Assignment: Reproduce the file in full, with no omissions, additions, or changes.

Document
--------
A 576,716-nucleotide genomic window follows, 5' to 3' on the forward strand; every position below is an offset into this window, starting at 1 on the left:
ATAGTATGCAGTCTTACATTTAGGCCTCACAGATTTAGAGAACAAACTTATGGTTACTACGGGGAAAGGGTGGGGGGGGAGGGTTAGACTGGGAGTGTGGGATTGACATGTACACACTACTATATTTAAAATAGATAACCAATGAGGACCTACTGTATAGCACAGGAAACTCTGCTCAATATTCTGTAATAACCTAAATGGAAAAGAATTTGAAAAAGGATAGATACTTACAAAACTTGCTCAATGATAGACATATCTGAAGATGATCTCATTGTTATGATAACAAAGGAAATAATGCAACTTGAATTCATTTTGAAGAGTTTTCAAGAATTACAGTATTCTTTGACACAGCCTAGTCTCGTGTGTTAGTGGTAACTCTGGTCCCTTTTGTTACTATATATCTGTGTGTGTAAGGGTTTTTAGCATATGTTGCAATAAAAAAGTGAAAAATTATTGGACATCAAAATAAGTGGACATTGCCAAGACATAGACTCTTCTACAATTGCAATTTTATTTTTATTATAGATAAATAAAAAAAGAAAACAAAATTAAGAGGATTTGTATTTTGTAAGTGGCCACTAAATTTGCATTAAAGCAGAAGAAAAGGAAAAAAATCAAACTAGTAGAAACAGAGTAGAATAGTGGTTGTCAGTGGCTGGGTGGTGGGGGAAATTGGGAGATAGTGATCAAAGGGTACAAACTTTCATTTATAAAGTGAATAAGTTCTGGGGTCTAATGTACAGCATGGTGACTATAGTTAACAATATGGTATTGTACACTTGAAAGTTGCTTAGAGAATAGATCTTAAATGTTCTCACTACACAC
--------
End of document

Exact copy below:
A 576,716-nucleotide genomic window follows, 5' to 3' on the forward strand; every position below is an offset into this window, starting at 1 on the left:
ATAGTATGCAGTCTTACATTTAGGCCTCACAGATTTAGAGAACAAACTTATGGTTACTACGGGGAAAGGGTGGGGGGGGAGGGTTAGACTGGGAGTGTGGGATTGACATGTACACACTACTATATTTAAAATAGATAACCAATGAGGACCTACTGTATAGCACAGGAAACTCTGCTCAATATTCTGTAATAACCTAAATGGAAAAGAATTTGAAAAAGGATAGATACTTACAAAACTTGCTCAATGATAGACATATCTGAAGATGATCTCATTGTTATGATAACAAAGGAAATAATGCAACTTGAATTCATTTTGAAGAGTTTTCAAGAATTACAGTATTCTTTGACACAGCCTAGTCTCGTGTGTTAGTGGTAACTCTGGTCCCTTTTGTTACTATATATCTGTGTGTGTAAGGGTTTTTAGCATATGTTGCAATAAAAAAGTGAAAAATTATTGGACATCAAAATAAGTGGACATTGCCAAGACATAGACTCTTCTACAATTGCAATTTTATTTTTATTATAGATAAATAAAAAAAGAAAACAAAATTAAGAGGATTTGTATTTTGTAAGTGGCCACTAAATTTGCATTAAAGCAGAAGAAAAGGAAAAAAATCAAACTAGTAGAAACAGAGTAGAATAGTGGTTGTCAGTGGCTGGGTGGTGGGGGAAATTGGGAGATAGTGATCAAAGGGTACAAACTTTCATTTATAAAGTGAATAAGTTCTGGGGTCTAATGTACAGCATGGTGACTATAGTTAACAATATGGTATTGTACACTTGAAAGTTGCTTAGAGAATAGATCTTAAATGTTCTCACTACACAC